My take on H.R. McMaster ‘muscling in’ on Middle East Peace

This Politco article got an immediate rise out of Breitbart News Jerusalem Bureau Chief Aaron Klein. Klein wrote:

JERUSALEM — Embattled White House National Security Adviser H.R. McMaster has been given a larger partnership role in efforts being overseen by Jared Kushner, President Trump’s son-in-law and senior adviser, to secure an Israeli-Palestinian peace deal, according to a report in Politico.

The media outlet reported that McMaster brokered a new arrangement giving the National Security Council (NSC) more input over policy matters pertaining to Israel and the Palestinian Authority. According to Politico, Victoria Coates, an NSC official, will work full-time under Jason Greenblatt, who has been helping Kushner lead Israel-Palestinian peace efforts as the Trump administration’s envoy for international negotiations.

McMaster has faced controversy over his views on Israel, Iran and radical Islamic terrorism and for his ties to think tanks and financing that raise questions about his national security policies.

My problem is that McMaster is like a lot of former CENTCOM commanders, they are the military equivalent of State Department Arabists.

Also recall that Robert Malley, Soros supporter and Middle East eminence leftover from the Obama White House, still prowls the NSC hallways. Malley had done reach-out to the Egyptian Muslim Brotherhoods, Hamas and Hezbollah during his days at the International Crisis Group.

Here is the Politico report.

Jared Kushner has spent eight months as his father-in-law’s point person in the Middle East, relying primarily on one envoy, former Trump Organization lawyer Jason Greenblatt, to do the diplomatic heavy lifting in the region.

But just over a month ago, national security adviser H.R. McMaster held a meeting in his West Wing office with Greenblatt to discuss some changes to how the administration would conduct its Israel strategy going forward — including more input from the National Security Council.

In the meeting — also attended by National Security Council officials Ricky Waddell, Michael Anton and Victoria Coates — the group discussed moving Coates, a former policy adviser to Sen. Ted Cruz, to work full-time under Greenblatt.

Greenblatt and David Friedman, the U.S. ambassador to Israel, had already pitched the idea privately to Coates. By bringing on Coates, Greenblatt would get a senior point of contact on the NSC who would be fully devoted to his project. McMaster, too, was pleased with the arrangement: It helped integrate what Greenblatt and Kushner had been doing with his NSC desk.

The group saw it as a win-win-win, and the move was quickly finalized. Coates, an art historian and a longtime Republican foreign policy adviser, was promoted to senior director of international negotiations and moved offices to sit with Greenblatt’s team in the Eisenhower Executive Office Building, across the street from the White House.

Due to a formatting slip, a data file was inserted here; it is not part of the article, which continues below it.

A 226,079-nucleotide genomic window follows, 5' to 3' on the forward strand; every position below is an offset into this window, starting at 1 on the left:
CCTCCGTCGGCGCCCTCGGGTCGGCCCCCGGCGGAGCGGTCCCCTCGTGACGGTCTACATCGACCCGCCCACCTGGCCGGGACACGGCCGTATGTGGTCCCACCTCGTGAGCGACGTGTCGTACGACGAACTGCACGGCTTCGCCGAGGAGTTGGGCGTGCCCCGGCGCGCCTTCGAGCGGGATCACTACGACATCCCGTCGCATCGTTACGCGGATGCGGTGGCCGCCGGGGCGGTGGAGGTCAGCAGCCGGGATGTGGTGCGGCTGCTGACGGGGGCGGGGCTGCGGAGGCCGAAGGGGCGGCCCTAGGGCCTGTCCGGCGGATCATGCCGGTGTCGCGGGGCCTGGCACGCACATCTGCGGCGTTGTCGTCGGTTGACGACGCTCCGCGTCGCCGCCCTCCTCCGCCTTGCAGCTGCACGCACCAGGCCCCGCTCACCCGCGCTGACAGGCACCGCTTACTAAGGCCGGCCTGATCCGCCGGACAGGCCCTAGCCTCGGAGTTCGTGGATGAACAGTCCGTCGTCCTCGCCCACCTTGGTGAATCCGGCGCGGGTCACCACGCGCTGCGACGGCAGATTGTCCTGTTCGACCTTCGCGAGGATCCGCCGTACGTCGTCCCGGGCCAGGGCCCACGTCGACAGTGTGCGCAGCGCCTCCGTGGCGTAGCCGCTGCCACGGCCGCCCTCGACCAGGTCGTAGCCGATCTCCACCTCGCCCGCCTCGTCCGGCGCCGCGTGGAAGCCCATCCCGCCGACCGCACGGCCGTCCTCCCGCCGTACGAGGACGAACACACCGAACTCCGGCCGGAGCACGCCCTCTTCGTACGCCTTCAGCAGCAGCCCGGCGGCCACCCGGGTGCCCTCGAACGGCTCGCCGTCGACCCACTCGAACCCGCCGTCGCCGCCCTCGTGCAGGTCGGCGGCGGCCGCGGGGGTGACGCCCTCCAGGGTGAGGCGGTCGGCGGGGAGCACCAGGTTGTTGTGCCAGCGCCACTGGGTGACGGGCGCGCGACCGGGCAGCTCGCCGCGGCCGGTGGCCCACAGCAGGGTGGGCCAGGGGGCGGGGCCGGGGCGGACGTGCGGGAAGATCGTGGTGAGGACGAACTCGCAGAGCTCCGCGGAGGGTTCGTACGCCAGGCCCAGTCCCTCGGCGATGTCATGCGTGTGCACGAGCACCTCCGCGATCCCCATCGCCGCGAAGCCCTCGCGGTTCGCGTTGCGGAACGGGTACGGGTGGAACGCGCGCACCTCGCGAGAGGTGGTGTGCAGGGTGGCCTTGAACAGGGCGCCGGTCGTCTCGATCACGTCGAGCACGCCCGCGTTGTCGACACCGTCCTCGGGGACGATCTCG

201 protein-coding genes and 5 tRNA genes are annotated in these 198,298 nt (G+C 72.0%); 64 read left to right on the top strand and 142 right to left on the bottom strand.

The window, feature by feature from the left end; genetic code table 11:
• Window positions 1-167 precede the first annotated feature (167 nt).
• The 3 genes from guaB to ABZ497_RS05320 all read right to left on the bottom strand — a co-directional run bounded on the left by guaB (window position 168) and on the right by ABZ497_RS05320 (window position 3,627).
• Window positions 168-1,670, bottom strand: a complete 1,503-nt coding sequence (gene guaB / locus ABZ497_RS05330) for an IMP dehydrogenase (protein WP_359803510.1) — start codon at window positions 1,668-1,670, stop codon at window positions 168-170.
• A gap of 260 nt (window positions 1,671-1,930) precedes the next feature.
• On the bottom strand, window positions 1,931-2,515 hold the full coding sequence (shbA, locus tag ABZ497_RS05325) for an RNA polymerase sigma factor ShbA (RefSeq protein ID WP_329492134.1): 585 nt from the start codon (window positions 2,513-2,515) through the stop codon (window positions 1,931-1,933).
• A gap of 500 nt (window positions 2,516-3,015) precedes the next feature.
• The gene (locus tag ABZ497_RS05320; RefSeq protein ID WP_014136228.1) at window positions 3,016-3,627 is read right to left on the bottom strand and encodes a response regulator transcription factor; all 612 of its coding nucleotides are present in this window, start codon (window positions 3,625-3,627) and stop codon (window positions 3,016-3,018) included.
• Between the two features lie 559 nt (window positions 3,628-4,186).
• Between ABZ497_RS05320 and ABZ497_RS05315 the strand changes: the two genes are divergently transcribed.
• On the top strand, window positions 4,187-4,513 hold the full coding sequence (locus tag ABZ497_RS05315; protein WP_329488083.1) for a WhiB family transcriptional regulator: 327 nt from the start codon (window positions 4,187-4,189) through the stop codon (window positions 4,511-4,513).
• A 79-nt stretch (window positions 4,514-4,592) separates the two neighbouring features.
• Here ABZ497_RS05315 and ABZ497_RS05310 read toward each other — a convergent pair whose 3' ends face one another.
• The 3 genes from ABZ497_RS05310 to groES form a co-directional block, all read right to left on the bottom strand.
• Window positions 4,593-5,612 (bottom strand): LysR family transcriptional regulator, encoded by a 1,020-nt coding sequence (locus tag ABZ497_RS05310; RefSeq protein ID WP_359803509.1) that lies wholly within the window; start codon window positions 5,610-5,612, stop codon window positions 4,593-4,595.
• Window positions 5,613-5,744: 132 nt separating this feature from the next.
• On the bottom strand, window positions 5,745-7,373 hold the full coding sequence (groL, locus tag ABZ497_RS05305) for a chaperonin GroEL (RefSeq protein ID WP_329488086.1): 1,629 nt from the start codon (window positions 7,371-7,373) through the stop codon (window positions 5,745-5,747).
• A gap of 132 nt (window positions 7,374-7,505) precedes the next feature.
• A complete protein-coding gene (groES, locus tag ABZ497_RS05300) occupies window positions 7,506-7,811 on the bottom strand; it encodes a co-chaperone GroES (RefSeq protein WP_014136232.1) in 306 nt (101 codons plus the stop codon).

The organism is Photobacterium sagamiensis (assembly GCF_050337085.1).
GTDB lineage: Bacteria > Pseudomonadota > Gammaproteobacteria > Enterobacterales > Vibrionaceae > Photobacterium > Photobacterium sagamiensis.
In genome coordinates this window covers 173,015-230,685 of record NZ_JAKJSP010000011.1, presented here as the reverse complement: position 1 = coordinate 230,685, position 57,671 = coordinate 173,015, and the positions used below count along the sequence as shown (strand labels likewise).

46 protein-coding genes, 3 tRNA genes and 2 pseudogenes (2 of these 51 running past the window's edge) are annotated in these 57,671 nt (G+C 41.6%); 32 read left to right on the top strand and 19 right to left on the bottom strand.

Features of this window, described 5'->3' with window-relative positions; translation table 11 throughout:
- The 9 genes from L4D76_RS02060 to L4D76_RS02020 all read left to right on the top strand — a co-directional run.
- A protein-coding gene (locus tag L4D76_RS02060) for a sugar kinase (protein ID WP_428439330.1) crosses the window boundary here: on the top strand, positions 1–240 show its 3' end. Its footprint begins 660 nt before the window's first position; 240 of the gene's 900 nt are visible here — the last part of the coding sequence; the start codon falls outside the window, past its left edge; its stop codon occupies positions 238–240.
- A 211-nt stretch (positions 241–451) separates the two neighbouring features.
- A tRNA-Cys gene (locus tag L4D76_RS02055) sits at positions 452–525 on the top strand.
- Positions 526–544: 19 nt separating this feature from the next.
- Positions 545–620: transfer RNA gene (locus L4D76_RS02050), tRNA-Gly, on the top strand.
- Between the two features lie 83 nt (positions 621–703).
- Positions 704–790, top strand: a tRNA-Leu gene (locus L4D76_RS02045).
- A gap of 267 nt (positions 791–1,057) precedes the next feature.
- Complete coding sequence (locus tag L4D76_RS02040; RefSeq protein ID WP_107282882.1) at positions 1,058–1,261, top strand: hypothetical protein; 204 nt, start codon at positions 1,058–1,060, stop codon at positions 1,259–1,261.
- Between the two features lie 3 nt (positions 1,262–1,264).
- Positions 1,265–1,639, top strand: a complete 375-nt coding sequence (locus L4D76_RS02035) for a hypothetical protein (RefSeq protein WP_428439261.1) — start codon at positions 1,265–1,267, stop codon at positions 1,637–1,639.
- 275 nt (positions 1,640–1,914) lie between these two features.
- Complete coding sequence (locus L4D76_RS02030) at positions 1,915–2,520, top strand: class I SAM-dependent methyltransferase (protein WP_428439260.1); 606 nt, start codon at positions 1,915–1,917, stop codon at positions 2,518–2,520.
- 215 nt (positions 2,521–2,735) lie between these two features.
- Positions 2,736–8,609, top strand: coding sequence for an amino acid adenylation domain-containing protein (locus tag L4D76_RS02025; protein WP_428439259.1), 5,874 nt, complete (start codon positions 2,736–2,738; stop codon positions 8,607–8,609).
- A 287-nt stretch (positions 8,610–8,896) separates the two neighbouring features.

The move, White House officials and outside advisers said, underscored the administration’s commitment to brokering a Middle East peace deal, even amid recent setbacks in the region. And it showed the unorthodox administration giving a bigger partnership role in the region to the NSC — the traditional forum where foreign policy decisions are brokered.
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“Renewed U.S. engagement with our Middle East allies is welcome and badly needed,” said Josh Block, president and CEO of The Israel Project, a nonpartisan educational organization. “The task requires someone in the White House who can manage the many diverse levels of the bilateral relationship, and the decision to move Victoria Coates to the center of the portfolio is a signal that these issues will get the attention and seriousness they need.”

Kushner, along with Greenblatt and deputy national security adviser Dina Powell, left Washington on Sunday night for a trip to the region, including meetings with leaders from the United Arab Emirates, Jordan, Qatar and Saudi Arabia before their expected arrival in Israel on Wednesday night. Coates remained home, offering support to the traveling team and managing the information flow.

But even with President Donald Trump’s administration devoting more foreign policy firepower to the region, Middle East experts said they harbored low expectations for what deliverable the latest trip might yield — or what the Trump administration will be able to accomplish in the long run. (Read More)

McMaster adds muscle to Kushner’s Middle East peace effort

NSC staffer Victoria Coates’ move to Kushner’s office has tied Trump’s Middle East strategy more closely to the traditional White House foreign policy apparatus.

RELATED ARTICLE: National Security Advisor H.R. McMaster: A legend or a lie?

EDITORS NOTE: The featured image is courtesy of the European Foundation for Freedom.

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